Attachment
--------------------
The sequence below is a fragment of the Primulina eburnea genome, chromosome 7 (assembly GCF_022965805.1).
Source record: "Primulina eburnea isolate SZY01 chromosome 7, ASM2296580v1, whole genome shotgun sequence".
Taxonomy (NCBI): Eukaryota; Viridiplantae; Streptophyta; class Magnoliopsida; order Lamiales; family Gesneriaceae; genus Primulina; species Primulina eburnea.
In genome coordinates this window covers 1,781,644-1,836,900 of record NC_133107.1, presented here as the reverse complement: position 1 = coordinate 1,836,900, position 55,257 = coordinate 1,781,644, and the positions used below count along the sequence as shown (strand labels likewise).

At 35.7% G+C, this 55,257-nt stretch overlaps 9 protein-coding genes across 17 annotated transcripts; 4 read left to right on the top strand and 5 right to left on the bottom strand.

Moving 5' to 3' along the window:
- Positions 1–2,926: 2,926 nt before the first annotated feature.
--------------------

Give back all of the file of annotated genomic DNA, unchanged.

The sequence below is a fragment of the Primulina eburnea genome, chromosome 7 (assembly GCF_022965805.1).
Source record: "Primulina eburnea isolate SZY01 chromosome 7, ASM2296580v1, whole genome shotgun sequence".
Taxonomy (NCBI): Eukaryota; Viridiplantae; Streptophyta; class Magnoliopsida; order Lamiales; family Gesneriaceae; genus Primulina; species Primulina eburnea.
In genome coordinates this window covers 1,781,644-1,836,900 of record NC_133107.1, presented here as the reverse complement: position 1 = coordinate 1,836,900, position 55,257 = coordinate 1,781,644, and the positions used below count along the sequence as shown (strand labels likewise).

At 35.7% G+C, this 55,257-nt stretch overlaps 9 protein-coding genes across 17 annotated transcripts; 4 read left to right on the top strand and 5 right to left on the bottom strand.

Moving 5' to 3' along the window:
- Positions 1–2,926: 2,926 nt before the first annotated feature.